If you toss the smoking wood on top of the lump you'll get thicker white smoke and over smoked bland creosote coated eats.

- Step One: Lay down a layer of large lump pieces at the bottom above the grate.

- Step Two: Use some medium pieces to level out the bottom layer

- Step Three: Place your wood chucks in a circle around the center in a 7 diameter circle. Place a layer of large peices of lump over the wood chucks. Leave a 3-4 area in the dead center open for lighting.

- Step four: Add a layer of medium lump pieces over the layer of large pieces you placed over the wood chucks. Make sure you cannot see any exposed wood chucks. If there's still room, pile more medium or small lump pieces unitl your lump is slightly higher than the holes in the firebox.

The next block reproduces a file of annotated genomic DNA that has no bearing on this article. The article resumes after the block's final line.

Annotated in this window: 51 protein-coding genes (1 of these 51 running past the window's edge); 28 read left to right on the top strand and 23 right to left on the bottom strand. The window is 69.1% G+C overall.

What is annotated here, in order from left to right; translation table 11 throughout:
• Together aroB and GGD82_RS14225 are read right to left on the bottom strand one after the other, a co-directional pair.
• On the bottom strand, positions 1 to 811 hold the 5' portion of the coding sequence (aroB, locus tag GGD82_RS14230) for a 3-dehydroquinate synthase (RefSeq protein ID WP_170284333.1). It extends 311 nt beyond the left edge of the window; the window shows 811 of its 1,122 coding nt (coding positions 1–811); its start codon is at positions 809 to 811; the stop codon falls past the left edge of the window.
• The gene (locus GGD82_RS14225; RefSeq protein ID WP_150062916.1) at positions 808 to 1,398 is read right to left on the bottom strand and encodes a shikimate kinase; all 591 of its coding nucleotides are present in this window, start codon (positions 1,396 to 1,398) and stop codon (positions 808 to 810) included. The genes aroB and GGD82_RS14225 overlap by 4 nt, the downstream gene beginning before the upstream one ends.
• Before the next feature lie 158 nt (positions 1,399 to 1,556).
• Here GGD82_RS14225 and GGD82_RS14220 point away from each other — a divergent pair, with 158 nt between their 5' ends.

- Light the 3-4 gap you left in the center. If you're using a Looftlighter, Joe Blow or Map torch, blast the center with heat until a flame shots up and 6-7 lump pieces are well lit and glowing. If you're using fire starters then you need to wait a few minutes for a fire to start glowing in the center. Fill in the gap with some lump. Put in the deflectors and close down the vents leaving the top and bottom vents only open a inch.

- Take your time bringing the Kamado up to temp . It should take 35 - 50 minutes to reach 225F. When the Kamado hit 200, close down vents to 1/4 inch - 1/8 inch. The needle should settle on 225F.